49ers

George Kittle's availability in doubt for 49ers-Seahawks on Monday night

George Kittle's availability in doubt for 49ers-Seahawks on Monday night

SANTA CLARA – Tight end George Kittle’s availability for the 49ers’ game Monday night against the Seattle Seahawks is in question.

The 49ers have one of their biggest home games since the opening of Levi’s Stadium in 2014, and they might not have their most-explosive offensive weapon.

49ers coach Kyle Shanahan told reporters Thursday that Kittle is day-to-day with knee and ankle issues, and there won't be a decision on the tight end's status until the end of the week. 

The 49ers (8-0) face the Seahawks (7-2) on Monday night in a pivotal NFC West matchup.

Kittle sustained a left knee injury on the 49ers’ first play of their game last Thursday when Arizona Cardinals defensive end Chandler Jones’s helmet struck Kittle in the knee on a running play.

Kittle managed to play 49 of the team’s 70 offensive snaps, but got to the point in the fourth quarter where it was determined the team had a better chance with Ross Dwelley on the field.

“I tried to give my team everything I could, and in the fourth quarter, I really couldn’t go any more,” Kittle said after the game.

“I talked to my coach about it, and we made a decision about it. Definitely thought Dwelley was definitely more mobile than I was in the fourth quarter.”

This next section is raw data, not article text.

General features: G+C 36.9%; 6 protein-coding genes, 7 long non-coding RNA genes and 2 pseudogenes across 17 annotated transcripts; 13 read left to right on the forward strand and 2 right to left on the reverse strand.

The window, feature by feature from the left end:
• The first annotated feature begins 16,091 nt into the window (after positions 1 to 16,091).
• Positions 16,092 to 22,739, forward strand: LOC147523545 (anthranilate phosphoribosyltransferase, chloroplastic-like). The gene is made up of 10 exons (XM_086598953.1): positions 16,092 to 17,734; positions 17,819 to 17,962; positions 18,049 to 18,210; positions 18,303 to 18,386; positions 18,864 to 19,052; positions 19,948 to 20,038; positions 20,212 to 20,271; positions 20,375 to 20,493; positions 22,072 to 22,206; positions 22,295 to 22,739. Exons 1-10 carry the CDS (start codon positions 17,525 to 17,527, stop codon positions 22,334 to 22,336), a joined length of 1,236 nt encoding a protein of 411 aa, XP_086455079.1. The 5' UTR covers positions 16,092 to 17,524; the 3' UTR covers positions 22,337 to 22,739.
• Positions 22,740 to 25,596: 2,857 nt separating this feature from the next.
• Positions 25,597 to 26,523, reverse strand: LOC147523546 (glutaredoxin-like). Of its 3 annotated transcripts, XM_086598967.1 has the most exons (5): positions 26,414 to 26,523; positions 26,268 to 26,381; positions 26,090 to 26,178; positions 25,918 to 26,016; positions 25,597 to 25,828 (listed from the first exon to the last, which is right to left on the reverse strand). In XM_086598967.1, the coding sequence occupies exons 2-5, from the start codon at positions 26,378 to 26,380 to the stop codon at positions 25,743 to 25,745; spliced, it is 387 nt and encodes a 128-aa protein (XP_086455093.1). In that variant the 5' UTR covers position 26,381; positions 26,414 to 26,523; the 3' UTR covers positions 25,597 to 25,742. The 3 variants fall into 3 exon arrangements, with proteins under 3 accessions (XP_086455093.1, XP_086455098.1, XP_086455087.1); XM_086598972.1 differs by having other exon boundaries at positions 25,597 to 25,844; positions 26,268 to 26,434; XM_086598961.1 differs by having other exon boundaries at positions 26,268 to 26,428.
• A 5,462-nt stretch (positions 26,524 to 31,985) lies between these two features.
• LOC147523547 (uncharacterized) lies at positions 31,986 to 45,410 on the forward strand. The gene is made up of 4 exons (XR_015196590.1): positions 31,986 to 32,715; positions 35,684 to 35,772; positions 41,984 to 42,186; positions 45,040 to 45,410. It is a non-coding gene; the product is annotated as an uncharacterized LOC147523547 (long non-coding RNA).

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Kittle leads the 49ers with 46 receptions for 541 yards and two touchdowns in eight games. He established the NFL record for single-season receiving yards for a tight end last year when he had 88 catches for 1,377 yards.

49ers' George Kittle voted top NFL tight end over Chiefs' Travis Kelce

49ers' George Kittle voted top NFL tight end over Chiefs' Travis Kelce

Who's the best tight end in the NFL?

While many feel strongly on the subject, there really are only two acceptable answers. You can bicker back and forth as to who is superior between 49ers tight end George Kittle and Kansas City Chiefs tight end Travis Kelce, but they're clearly in a tier unto themselves.

If you're partial to the intricacies of route-running, Kelce might be your choice. If you like a bruiser who contributes in all aspects of the offense, Kittle surely is your guy.